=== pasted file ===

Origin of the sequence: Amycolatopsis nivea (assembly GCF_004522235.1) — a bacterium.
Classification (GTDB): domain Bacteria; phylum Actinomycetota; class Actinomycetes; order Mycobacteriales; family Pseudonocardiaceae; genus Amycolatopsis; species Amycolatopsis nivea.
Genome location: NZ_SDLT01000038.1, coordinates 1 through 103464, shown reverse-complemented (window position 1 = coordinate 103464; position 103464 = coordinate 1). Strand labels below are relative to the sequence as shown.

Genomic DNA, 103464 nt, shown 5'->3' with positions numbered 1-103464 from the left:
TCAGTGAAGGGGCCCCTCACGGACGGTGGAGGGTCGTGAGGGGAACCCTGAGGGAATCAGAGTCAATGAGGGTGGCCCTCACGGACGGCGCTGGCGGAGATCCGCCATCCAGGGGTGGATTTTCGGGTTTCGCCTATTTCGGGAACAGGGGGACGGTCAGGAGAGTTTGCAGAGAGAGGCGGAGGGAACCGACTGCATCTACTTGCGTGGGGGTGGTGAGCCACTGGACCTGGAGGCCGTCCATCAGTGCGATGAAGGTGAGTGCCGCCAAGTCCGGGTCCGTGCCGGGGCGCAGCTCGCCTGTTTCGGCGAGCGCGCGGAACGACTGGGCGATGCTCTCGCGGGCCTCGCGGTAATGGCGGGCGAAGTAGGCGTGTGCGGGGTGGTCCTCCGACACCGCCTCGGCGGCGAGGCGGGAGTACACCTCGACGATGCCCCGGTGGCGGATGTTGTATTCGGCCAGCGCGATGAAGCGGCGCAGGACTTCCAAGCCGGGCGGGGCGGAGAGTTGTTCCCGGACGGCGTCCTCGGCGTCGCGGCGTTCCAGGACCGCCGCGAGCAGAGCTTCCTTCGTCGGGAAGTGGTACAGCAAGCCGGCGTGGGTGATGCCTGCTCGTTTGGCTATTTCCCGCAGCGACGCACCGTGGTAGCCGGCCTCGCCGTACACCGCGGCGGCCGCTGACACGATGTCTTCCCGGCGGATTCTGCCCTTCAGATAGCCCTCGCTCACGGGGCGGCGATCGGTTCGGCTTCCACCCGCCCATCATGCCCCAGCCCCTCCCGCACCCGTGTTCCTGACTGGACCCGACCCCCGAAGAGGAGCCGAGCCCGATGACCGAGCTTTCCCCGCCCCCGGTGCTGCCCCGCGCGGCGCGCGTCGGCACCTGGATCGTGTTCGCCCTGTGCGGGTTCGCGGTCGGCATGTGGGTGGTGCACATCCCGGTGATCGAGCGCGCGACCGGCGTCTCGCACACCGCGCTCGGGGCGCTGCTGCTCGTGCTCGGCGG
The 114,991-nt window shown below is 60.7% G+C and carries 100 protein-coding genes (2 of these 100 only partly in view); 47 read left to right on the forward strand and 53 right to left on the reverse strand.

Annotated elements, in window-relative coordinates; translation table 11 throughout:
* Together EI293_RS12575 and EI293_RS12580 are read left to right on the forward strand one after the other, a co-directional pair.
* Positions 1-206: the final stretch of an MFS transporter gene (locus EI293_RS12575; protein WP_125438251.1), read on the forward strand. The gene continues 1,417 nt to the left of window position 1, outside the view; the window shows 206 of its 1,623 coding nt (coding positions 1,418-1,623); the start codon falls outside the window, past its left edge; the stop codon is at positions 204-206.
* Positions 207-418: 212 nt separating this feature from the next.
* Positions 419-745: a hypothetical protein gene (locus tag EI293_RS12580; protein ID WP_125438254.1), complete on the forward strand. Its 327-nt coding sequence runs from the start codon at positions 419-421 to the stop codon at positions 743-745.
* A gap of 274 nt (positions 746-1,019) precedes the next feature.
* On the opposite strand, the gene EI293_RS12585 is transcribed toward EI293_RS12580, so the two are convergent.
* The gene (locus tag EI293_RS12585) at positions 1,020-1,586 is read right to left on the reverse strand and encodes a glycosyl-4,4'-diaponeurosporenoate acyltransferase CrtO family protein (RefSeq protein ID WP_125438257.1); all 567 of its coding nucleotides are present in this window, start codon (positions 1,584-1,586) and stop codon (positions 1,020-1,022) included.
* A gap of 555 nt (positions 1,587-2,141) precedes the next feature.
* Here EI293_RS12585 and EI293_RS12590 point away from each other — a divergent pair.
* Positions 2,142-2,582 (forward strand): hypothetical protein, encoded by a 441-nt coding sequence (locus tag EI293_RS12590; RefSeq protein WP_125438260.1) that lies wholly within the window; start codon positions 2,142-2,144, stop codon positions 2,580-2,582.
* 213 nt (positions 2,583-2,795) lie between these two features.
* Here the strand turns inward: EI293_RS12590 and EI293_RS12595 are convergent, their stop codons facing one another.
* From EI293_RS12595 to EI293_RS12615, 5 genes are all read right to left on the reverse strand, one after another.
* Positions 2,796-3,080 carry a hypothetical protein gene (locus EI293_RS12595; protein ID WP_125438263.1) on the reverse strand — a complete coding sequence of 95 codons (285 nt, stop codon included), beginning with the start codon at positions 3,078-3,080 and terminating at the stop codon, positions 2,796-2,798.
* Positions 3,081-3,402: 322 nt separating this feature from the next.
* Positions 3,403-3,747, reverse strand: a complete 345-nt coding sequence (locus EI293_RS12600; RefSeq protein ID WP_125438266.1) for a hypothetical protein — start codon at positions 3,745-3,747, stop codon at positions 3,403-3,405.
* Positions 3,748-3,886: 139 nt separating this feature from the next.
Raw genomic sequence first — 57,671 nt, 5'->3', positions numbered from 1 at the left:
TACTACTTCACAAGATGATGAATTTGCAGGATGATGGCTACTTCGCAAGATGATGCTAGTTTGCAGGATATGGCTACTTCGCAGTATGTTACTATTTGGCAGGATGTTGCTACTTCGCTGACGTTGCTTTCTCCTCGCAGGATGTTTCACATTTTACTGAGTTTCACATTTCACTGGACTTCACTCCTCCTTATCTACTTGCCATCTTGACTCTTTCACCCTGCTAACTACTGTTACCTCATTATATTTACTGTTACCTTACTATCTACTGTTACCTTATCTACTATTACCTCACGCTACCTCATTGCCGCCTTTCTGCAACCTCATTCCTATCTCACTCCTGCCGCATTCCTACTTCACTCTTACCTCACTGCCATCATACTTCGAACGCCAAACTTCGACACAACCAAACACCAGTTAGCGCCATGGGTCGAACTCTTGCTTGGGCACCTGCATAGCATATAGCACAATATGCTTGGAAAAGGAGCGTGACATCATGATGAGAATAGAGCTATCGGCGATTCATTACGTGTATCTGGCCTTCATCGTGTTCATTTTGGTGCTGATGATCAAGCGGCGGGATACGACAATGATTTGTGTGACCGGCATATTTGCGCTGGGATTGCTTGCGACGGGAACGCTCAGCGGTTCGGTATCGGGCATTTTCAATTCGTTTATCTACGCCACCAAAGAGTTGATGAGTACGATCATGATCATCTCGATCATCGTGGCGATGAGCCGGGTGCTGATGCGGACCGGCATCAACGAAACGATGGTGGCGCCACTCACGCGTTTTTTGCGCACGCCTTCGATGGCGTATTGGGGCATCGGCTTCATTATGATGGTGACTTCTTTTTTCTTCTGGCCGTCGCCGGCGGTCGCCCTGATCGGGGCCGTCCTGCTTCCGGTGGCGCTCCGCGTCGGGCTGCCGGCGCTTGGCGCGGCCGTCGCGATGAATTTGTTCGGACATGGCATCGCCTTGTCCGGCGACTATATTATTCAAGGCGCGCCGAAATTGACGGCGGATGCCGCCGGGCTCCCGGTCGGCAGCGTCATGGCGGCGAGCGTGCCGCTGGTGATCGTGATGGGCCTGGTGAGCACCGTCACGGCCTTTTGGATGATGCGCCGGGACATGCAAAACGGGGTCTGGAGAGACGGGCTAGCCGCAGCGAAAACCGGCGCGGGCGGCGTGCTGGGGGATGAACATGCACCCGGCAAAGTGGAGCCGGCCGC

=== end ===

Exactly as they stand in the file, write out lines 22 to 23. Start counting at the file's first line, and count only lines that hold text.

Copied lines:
* Positions 3,081-3,402: 322 nt separating this feature from the next.
* Positions 3,403-3,747, reverse strand: a complete 345-nt coding sequence (locus EI293_RS12600; RefSeq protein ID WP_125438266.1) for a hypothetical protein — start codon at positions 3,745-3,747, stop codon at positions 3,403-3,405.